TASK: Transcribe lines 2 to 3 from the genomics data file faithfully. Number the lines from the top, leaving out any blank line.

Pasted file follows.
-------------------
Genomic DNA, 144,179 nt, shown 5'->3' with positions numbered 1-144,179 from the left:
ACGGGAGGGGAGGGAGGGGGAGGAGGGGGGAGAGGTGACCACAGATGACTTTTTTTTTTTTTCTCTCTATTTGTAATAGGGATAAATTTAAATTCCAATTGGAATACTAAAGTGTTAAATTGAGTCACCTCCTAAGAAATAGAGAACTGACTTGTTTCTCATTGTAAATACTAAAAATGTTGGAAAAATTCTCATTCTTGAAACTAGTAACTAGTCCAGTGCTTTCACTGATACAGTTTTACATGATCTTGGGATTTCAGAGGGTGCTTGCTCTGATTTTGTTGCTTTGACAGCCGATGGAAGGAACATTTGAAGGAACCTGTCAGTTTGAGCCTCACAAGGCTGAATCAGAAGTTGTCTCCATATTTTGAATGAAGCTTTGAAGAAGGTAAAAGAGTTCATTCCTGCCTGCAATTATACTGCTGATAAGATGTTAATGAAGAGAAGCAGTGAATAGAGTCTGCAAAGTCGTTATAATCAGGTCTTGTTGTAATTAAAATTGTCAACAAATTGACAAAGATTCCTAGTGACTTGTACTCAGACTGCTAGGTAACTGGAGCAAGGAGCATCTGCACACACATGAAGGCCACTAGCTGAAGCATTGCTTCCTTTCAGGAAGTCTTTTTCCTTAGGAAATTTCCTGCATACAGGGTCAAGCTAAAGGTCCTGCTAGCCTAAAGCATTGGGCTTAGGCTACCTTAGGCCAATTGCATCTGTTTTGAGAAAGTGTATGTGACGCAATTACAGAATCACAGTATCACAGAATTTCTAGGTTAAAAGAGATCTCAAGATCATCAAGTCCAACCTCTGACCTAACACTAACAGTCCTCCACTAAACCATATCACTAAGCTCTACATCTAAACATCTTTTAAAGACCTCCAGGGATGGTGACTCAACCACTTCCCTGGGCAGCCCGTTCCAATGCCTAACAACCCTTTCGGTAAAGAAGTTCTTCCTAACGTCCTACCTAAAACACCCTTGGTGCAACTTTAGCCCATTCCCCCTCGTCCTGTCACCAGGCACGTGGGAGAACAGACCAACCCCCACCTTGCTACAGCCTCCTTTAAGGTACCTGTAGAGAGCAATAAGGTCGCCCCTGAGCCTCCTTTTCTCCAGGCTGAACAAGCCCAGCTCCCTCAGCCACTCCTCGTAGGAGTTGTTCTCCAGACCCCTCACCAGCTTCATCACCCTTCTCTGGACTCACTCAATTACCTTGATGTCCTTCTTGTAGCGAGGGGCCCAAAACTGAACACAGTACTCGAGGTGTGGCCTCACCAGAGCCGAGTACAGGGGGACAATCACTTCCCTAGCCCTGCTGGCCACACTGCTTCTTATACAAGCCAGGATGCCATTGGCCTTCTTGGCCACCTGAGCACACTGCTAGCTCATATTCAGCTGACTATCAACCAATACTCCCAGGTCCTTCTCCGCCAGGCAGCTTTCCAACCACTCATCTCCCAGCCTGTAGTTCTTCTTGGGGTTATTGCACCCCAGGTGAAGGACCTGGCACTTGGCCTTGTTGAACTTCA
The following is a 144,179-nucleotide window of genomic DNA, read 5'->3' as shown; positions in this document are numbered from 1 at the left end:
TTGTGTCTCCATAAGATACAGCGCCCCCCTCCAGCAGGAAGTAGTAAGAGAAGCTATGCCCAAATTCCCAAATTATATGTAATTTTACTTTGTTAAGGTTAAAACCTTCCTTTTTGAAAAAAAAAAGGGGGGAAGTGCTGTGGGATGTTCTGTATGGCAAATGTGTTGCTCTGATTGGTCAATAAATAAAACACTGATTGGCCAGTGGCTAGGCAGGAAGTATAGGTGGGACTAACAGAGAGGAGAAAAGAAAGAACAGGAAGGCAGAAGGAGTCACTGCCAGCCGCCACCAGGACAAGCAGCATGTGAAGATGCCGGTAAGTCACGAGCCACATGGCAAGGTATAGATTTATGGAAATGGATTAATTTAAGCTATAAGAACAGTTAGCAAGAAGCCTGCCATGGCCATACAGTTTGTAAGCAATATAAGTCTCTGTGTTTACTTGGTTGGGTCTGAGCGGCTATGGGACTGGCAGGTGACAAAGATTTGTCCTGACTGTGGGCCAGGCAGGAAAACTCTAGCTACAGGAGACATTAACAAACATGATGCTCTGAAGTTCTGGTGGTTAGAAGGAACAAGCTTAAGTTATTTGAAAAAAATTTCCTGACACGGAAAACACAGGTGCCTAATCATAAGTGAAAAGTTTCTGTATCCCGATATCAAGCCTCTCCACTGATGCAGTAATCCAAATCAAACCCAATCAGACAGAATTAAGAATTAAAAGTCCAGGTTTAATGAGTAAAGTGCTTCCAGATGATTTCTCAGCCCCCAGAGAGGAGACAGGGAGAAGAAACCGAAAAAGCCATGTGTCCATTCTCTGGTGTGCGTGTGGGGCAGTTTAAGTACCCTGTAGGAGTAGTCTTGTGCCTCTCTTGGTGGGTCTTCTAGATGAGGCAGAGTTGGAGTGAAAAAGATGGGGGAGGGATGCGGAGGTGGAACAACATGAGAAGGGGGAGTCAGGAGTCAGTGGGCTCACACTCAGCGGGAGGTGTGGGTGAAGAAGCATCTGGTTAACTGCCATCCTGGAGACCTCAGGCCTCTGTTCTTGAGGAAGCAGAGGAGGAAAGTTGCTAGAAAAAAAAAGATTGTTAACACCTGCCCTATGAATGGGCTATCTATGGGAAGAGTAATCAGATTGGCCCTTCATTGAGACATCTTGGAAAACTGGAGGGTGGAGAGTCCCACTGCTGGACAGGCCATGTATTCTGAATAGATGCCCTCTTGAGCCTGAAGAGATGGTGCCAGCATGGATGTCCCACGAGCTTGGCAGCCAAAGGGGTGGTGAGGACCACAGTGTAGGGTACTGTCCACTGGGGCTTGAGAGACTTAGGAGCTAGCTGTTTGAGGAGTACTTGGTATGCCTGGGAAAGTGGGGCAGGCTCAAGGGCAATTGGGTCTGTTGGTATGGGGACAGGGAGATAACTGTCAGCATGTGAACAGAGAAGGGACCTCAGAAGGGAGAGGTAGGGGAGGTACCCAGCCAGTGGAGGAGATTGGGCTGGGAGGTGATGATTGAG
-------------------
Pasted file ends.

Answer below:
ACGGGAGGGGAGGGAGGGGGAGGAGGGGGGAGAGGTGACCACAGATGACTTTTTTTTTTTTTCTCTCTATTTGTAATAGGGATAAATTTAAATTCCAATTGGAATACTAAAGTGTTAAATTGAGTCACCTCCTAAGAAATAGAGAACTGACTTGTTTCTCATTGTAAATACTAAAAATGTTGGAAAAATTCTCATTCTTGAAACTAGTAACTAGTCCAGTGCTTTCACTGATACAGTTTTACATGATCTTGGGATTTCAGAGGGTGCTTGCTCTGATTTTGTTGCTTTGACAGCCGATGGAAGGAACATTTGAAGGAACCTGTCAGTTTGAGCCTCACAAGGCTGAATCAGAAGTTGTCTCCATATTTTGAATGAAGCTTTGAAGAAGGTAAAAGAGTTCATTCCTGCCTGCAATTATACTGCTGATAAGATGTTAATGAAGAGAAGCAGTGAATAGAGTCTGCAAAGTCGTTATAATCAGGTCTTGTTGTAATTAAAATTGTCAACAAATTGACAAAGATTCCTAGTGACTTGTACTCAGACTGCTAGGTAACTGGAGCAAGGAGCATCTGCACACACATGAAGGCCACTAGCTGAAGCATTGCTTCCTTTCAGGAAGTCTTTTTCCTTAGGAAATTTCCTGCATACAGGGTCAAGCTAAAGGTCCTGCTAGCCTAAAGCATTGGGCTTAGGCTACCTTAGGCCAATTGCATCTGTTTTGAGAAAGTGTATGTGACGCAATTACAGAATCACAGTATCACAGAATTTCTAGGTTAAAAGAGATCTCAAGATCATCAAGTCCAACCTCTGACCTAACACTAACAGTCCTCCACTAAACCATATCACTAAGCTCTACATCTAAACATCTTTTAAAGACCTCCAGGGATGGTGACTCAACCACTTCCCTGGGCAGCCCGTTCCAATGCCTAACAACCCTTTCGGTAAAGAAGTTCTTCCTAACGTCCTACCTAAAACACCCTTGGTGCAACTTTAGCCCATTCCCCCTCGTCCTGTCACCAGGCACGTGGGAGAACAGACCAACCCCCACCTTGCTACAGCCTCCTTTAAGGTACCTGTAGAGAGCAATAAGGTCGCCCCTGAGCCTCCTTTTCTCCAGGCTGAACAAGCCCAGCTCCCTCAGCCACTCCTCGTAGGAGTTGTTCTCCAGACCCCTCACCAGCTTCATCACCCTTCTCTGGACTCACTCAATTACCTTGATGTCCTTCTTGTAGCGAGGGGCCCAAAACTGAACACAGTACTCGAGGTGTGGCCTCACCAGAGCCGAGTACAGGGGGACAATCACTTCCCTAGCCCTGCTGGCCACACTGCTTCTTATACAAGCCAGGATGCCATTGGCCTTCTTGGCCACCTGAGCACACTGCTAGCTCATATTCAGCTGACTATCAACCAATACTCCCAGGTCCTTCTCCGCCAGGCAGCTTTCCAACCACTCATCTCCCAGCCTGTAGTTCTTCTTGGGGTTATTGCACCCCAGGTGAAGGACCTGGCACTTGGCCTTGTTGAACTTCA
The following is a 144,179-nucleotide window of genomic DNA, read 5'->3' as shown; positions in this document are numbered from 1 at the left end: